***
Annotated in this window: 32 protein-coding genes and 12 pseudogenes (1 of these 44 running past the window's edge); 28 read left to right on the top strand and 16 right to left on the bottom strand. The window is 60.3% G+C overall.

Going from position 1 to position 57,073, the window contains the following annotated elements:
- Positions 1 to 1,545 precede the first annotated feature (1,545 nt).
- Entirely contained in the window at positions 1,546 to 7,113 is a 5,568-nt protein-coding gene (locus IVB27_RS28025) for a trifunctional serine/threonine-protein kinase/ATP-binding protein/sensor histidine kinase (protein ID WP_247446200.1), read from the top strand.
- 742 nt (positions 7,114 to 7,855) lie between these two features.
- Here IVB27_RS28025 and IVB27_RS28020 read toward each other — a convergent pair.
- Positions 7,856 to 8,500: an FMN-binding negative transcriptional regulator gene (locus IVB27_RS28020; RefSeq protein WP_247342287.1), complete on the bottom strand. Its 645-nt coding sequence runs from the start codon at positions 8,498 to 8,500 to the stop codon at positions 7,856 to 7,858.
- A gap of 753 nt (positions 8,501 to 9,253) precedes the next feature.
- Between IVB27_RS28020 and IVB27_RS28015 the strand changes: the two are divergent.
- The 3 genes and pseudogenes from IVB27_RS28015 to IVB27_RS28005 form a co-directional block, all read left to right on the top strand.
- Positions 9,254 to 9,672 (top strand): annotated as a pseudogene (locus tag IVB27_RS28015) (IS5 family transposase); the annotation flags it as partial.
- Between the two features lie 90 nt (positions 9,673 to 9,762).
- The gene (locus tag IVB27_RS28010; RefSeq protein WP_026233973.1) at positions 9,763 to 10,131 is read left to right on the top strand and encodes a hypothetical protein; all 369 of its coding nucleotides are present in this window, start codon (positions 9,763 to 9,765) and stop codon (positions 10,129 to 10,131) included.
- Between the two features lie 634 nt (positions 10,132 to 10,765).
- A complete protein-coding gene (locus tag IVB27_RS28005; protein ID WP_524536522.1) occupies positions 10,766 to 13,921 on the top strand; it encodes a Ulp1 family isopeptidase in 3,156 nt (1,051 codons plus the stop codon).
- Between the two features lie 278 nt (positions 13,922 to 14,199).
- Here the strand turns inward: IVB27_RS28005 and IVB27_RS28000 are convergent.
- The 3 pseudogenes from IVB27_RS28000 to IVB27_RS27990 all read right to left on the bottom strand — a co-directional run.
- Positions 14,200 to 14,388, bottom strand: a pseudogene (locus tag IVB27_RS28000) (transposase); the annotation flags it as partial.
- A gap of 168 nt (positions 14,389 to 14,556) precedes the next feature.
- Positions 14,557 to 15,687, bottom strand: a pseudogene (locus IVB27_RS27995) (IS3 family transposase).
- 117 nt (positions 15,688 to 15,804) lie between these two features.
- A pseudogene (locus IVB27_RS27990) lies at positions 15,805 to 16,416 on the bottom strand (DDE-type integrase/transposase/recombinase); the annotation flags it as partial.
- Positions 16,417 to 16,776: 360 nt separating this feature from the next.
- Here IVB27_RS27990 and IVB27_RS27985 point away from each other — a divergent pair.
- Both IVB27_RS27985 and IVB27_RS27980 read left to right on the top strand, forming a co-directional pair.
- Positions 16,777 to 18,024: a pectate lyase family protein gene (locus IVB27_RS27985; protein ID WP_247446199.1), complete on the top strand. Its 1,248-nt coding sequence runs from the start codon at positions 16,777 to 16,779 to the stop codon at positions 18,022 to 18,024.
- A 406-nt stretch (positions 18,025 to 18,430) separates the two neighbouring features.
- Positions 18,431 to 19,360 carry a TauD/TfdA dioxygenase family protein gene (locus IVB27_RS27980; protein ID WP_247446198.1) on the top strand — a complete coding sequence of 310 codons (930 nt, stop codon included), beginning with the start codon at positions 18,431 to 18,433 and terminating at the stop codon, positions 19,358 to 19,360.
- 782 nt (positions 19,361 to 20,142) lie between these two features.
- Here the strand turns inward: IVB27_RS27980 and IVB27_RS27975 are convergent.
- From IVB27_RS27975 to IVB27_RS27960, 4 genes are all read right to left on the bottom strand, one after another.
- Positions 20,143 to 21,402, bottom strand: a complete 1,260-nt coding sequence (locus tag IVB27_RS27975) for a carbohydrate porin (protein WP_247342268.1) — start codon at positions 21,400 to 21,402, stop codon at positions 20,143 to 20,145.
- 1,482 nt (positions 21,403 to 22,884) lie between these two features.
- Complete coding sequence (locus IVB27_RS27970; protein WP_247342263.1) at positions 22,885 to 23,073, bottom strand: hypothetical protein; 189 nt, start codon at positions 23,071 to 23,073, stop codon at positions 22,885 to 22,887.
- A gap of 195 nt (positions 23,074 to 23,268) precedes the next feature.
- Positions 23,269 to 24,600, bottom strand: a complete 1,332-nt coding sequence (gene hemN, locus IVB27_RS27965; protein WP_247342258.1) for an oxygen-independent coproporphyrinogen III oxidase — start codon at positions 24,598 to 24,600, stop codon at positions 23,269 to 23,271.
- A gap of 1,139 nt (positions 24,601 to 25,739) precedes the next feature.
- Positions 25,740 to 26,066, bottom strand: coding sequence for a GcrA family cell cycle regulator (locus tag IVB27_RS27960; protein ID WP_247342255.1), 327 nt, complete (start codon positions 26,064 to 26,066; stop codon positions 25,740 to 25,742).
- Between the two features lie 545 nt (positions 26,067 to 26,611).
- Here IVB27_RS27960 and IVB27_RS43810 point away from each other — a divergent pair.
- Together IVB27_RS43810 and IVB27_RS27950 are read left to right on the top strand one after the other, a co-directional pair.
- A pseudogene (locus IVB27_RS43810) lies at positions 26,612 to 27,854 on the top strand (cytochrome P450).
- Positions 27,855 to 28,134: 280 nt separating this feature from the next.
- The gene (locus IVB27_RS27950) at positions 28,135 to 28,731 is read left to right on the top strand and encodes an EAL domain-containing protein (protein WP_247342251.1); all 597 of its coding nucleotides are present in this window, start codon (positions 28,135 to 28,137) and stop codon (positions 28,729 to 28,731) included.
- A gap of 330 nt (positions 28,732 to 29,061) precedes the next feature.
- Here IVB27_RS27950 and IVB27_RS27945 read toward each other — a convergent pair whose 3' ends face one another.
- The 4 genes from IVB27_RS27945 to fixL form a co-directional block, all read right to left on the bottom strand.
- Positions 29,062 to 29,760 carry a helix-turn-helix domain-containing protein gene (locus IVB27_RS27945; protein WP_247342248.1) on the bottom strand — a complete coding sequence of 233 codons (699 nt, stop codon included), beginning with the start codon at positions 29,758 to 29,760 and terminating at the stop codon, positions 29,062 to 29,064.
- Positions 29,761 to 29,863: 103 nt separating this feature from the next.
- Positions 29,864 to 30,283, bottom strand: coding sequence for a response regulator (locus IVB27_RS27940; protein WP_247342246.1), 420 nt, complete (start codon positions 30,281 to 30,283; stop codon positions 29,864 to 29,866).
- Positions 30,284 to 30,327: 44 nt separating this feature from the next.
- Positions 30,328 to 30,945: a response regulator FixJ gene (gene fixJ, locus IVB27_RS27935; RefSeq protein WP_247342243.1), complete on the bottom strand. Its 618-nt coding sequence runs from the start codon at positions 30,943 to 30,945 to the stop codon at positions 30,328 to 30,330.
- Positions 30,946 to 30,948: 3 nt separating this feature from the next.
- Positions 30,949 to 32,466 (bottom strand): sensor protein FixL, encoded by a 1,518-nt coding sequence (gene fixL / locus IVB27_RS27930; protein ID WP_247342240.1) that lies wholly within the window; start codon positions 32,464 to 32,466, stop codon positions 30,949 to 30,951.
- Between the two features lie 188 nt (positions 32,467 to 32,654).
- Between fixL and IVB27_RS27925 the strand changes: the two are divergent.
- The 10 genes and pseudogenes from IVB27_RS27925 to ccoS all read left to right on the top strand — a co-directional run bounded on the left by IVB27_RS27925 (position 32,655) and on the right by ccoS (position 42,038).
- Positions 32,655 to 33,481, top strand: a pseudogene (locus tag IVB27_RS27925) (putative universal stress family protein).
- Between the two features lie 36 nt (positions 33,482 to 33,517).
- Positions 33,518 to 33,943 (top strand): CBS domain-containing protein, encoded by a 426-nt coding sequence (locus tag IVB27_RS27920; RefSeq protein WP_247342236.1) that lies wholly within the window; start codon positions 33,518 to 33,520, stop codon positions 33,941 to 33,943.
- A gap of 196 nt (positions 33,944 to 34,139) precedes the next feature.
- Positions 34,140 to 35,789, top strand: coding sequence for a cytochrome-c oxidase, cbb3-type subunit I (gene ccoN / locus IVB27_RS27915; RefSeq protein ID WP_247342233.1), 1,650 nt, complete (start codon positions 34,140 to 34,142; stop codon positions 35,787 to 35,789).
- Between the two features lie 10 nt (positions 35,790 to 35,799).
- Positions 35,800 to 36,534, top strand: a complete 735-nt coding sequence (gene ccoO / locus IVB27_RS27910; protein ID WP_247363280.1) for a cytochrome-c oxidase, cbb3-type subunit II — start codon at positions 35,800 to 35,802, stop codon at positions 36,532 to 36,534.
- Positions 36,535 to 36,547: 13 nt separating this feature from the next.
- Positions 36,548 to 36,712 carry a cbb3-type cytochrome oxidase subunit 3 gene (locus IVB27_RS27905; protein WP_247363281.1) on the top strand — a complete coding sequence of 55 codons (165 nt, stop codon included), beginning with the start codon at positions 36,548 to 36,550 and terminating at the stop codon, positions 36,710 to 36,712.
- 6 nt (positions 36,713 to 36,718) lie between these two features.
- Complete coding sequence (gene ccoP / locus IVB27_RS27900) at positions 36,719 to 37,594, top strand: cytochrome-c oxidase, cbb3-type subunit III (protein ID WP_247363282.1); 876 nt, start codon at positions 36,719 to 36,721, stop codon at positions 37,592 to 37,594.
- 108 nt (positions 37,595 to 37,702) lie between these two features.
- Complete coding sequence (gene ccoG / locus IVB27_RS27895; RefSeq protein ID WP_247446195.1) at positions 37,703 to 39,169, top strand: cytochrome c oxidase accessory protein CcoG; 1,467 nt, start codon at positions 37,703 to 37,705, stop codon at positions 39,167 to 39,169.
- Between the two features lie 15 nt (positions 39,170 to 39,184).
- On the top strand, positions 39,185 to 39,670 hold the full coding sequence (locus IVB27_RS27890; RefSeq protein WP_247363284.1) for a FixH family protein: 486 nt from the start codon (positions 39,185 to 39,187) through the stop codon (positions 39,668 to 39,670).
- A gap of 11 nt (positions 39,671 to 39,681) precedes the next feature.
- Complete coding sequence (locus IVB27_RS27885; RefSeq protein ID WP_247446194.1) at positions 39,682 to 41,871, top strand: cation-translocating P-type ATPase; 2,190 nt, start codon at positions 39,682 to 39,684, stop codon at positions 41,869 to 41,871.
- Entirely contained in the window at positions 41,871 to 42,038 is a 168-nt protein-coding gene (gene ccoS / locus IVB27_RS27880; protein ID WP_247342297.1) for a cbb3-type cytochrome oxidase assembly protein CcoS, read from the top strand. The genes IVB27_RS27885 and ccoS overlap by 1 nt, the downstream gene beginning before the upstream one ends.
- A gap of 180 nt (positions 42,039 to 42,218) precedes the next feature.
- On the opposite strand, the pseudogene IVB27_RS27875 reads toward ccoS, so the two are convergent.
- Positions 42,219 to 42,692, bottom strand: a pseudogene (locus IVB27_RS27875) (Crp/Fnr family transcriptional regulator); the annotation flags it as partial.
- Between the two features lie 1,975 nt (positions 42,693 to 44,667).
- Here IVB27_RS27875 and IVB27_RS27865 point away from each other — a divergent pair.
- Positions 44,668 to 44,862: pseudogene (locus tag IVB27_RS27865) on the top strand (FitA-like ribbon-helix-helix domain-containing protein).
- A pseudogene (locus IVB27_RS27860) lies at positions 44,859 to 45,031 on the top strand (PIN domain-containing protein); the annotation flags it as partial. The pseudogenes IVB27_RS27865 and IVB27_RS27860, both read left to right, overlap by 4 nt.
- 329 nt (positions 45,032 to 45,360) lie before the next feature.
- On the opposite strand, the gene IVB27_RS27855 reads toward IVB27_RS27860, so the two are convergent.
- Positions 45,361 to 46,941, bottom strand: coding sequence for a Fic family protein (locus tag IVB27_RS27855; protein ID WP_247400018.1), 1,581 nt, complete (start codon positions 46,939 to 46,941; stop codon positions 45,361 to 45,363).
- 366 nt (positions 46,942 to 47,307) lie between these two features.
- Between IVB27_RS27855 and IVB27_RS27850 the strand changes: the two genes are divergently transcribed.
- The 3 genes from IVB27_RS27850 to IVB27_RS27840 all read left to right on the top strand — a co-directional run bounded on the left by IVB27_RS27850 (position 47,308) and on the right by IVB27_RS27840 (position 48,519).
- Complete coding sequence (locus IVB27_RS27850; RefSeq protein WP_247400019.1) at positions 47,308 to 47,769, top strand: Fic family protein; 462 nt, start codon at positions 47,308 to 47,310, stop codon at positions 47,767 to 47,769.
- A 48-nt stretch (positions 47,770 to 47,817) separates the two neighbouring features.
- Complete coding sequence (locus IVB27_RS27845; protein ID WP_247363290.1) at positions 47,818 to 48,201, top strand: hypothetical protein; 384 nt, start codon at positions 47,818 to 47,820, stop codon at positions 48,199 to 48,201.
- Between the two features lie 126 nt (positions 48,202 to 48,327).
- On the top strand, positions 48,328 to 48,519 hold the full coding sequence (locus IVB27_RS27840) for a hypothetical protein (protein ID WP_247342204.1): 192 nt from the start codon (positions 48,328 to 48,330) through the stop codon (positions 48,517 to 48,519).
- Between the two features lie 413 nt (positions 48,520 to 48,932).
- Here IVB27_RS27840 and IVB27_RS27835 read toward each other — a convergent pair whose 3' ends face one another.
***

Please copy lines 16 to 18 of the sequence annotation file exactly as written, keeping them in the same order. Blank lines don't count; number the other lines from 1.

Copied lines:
- Between the two features lie 278 nt (positions 13,922 to 14,199).
- Here the strand turns inward: IVB27_RS28005 and IVB27_RS28000 are convergent.
- The 3 pseudogenes from IVB27_RS28000 to IVB27_RS27990 all read right to left on the bottom strand — a co-directional run.